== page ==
OBJECTIVE 1/To assess the effectiveness and safety of EPO in reducing red blood cell (RBC) transfusions in preterm infants. 2/To provide guidelines for clinical practice in France. METHODS 1/This systematic evidence review is based on PubMed search, Cochrane library. 2/Using French National Authority for Health methods concerning guidelines for clinical practice. RESULTS Early EPO reduced the risk of RBC transfusions, donor exposure, and the number of transfusions in very preterm infants (LE2). Late EPO reduced the risk of RBC transfusions and the number of transfusions in very preterm infants (LE2). There is no difference between the effectiveness of early and late EPO (LE2). There is no difference between high-dose and low-dose EPO (LE2). The level of evidence is too low to recommend the intravenous route. EPO has no impact on the rate of bronchopulmonary dysplasia, necrotizing enterocolitis (LE3), and retinopathy of prematurity (LE2). The level of evidence is too low to recommend EPO for neuroprotection in very preterm or term infants. CONCLUSIONS EPO to reduce RBC transfusion in very preterm infants is recommended (Level A). The optimal time to start therapy is unknown (Level B). The recommended dose is 750IU/kg/week via three subcutaneous injections for 6weeks (Level B).Copyright © 2015 Elsevier Masson SAS. All rights reserved.
Safety of off-label erythropoiesis stimulating agents in critically ill patients: a meta-analysis
Intensive Care Medicine. 2013;39((11):):1896-908.
PURPOSE Erythropoiesis stimulating agents (ESAs) are used to treat anemia in critically ill patients. This indication is off-label, because it is not licensed by regulatory authorities. Recently ESAs were suspected to harm critically ill patients. Our objective was to assess the safety of ESAs in off-label indications in critically ill patients. METHODS Eleven databases were searched up to April 2012. We considered randomized controlled trials (RCTs) and controlled observational studies in any language that compared off-label ESAs treatment with other effective interventions, placebo or no treatment in critically ill patients. Two authors independently screened and evaluated retrieved records, extracted data and assessed risk of bias and quality of reporting. RESULTS We used frequentist and Bayesian models to combine studies, and performed sensitivity and subgroup analyses. From 12,888 citations, we included 48 studies (34 RCTs; 14 observational), involving 944,856 participants. Harm reporting was of medium to low quality. There was no statistically significant increased risk of adverse events in general, serious adverse events, the most frequently reported adverse events, and death in critically ill patients treated with ESAs. These results were robust against risk of bias and analysis methods. There is evidence that ESAs increase the risk of clinically relevant thrombotic vascular events, and there is some less certain evidence that ESAs might increase the risk for venous thromboembolism. CONCLUSIONS In critically ill patients, administration of ESAs is associated with a significant increase in clinically relevant thrombotic vascular events but not with other frequently reported adverse events and death.
A meta-analysis of randomized controlled trials in critically ill patients to evaluate the dose-response effect of erythropoietin
Journal of Intensive Care Medicine. 2007;22((5):):270-82.
The use of erythropoietin in critically ill patients has been investigated in multiple randomized clinical trials and its role in decreasing the number of units of blood transfused has been demonstrated in some trials. A meta-analysis was conducted to determine the pooled estimate of the decrease in number of units of blood transfused with the use of erythropoietin and investigated its dose-response effect. A systematic search was performed of the MEDLINE, EMBASE, and the Current Controlled Trials Register to identify randomized clinical trials investigating the role of erythropoietin in critically ill patients. Of 664 studies identified in the search, 5 randomized clinical trials met the inclusion criteria. The pooled estimate of the decrease of number of units of blood transfused was -1.64 (95% CI -2.6 to -0.67). Sensitivity analysis to establish the influence of temporal bias, quality of the study and comorbidities such as age and Acute Physiology and Chronic Health Evaluation (APACHE) II score were undertaken and did not reveal a significant difference. The inclusion of studies with higher doses of erythropoietin revealed a greater decrease in the number of units of blood transfused (-2.15; 95% CI -3.06 to -1.24). Despite the limitations of a meta-analysis we believe that the use of erythropoietin significantly decreases the number of units of blood transfused per patient. Our study also reveals the possibility of a dose-response effect of erythropoietin in decreasing the number of units of blood transfused.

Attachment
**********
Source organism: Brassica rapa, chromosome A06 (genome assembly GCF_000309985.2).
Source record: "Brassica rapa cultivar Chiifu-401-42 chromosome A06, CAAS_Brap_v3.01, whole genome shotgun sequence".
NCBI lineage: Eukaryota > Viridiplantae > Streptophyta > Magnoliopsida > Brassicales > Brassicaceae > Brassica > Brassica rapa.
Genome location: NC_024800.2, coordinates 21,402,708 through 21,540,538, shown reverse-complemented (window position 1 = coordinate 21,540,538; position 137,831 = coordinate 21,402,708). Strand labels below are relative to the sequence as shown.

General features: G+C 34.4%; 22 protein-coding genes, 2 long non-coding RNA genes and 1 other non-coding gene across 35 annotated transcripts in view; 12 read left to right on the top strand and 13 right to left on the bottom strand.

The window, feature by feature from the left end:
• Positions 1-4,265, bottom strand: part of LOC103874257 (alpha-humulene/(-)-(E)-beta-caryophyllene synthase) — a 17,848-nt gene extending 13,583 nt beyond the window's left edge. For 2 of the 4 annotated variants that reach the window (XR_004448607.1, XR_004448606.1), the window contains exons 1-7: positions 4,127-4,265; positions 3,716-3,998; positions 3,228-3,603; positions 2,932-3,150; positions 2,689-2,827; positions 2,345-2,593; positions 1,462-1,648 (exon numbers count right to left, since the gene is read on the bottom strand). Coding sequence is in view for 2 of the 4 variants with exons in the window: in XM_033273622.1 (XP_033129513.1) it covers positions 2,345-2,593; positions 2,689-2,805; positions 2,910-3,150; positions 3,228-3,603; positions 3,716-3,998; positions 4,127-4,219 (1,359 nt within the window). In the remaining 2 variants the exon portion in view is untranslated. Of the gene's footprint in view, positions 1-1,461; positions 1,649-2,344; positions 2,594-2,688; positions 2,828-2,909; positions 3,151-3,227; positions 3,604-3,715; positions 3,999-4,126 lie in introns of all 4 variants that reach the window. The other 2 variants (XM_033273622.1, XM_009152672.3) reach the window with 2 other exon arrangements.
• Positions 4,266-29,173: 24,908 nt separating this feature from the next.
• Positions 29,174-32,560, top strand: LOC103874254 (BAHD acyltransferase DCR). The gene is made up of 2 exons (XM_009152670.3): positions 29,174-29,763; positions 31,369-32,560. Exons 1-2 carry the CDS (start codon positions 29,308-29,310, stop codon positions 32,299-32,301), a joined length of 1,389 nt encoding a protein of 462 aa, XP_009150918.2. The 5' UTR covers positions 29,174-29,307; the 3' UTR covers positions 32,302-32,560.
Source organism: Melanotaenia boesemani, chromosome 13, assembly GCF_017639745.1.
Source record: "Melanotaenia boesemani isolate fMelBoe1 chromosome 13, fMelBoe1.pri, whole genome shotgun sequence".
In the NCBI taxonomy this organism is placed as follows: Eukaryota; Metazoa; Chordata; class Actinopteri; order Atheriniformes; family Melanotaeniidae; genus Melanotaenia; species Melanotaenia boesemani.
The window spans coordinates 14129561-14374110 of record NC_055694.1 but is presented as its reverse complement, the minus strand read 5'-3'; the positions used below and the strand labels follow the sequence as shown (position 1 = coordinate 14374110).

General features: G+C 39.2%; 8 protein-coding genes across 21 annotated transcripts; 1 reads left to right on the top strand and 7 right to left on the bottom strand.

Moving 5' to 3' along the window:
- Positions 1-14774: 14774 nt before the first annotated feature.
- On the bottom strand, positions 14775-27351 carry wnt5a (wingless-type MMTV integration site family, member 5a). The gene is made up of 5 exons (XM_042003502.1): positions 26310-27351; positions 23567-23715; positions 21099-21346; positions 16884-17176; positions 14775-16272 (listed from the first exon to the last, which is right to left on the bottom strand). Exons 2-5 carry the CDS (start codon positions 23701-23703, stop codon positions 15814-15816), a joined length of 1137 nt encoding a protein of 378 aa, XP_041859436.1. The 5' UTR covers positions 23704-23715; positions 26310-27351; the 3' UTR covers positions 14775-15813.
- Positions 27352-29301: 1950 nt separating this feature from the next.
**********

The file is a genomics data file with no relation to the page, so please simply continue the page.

Recombinant human erythropoietin use in intensive care
Annals of Pharmacotherapy. 2002;36((6):):1068-74.
OBJECTIVE To review the literature concerning the role of recombinant human erythropoietin (rHuEPO) in reducing the need for transfusion in critically ill patients. DATA SOURCES Articles were obtained through searches of the MEDLINE database (from 1990 to June 2001) using the key words erythropoietin, epoetin alfa, anemia, reticulocytes, hemoglobin, critical care, intensive care, critical illness, and blood transfusion. Additional references were found in the bibliographies of the articles cited. The Cochrane library was also consulted. STUDY SELECTION AND DATA EXTRACTION Controlled, prospective, and randomized studies on the use of rHuEPO in critically ill adults were selected. DATA SYNTHESIS Anemia is a common complication in patients requiring intensive care. It is caused, in part, by abnormally low concentrations of endogenous erythropoietin and is mainly seen in patients with sepsis and multiple organ dysfunction syndrome, in whom inflammation mediator concentrations are often elevated. High doses of rHuEPO produce a rapid response in these patients, despite elevated cytokine concentrations. There have been 3 studies on rHuEPO administration in intensive care and 1 trial in acutely burned patients. Only 2 of these studies looked at the impact of rHuEPO administration on the need for transfusion. CONCLUSIONS Few randomized, controlled trials explore the role of rHuEPO in critical care. Only 1 was a large, randomized clinical trial, but it presents many limitations. Future outcome and safety studies comparing rHuEPO with placebo must include clinical endpoints such as end-organ morbidity, mortality, transfusion criteria, and pharmacoeconomic analysis. rHuEPO appears to provide an erythropoietic response. Optimal dosage and the real impact of rHuEPO on the need for transfusion in intensive care remain to be determined. Currently, based on the evidence available from the literature, rHuEPO cannot be recommended to reduce the need for red blood cell transfusions in anemic, critically ill patients.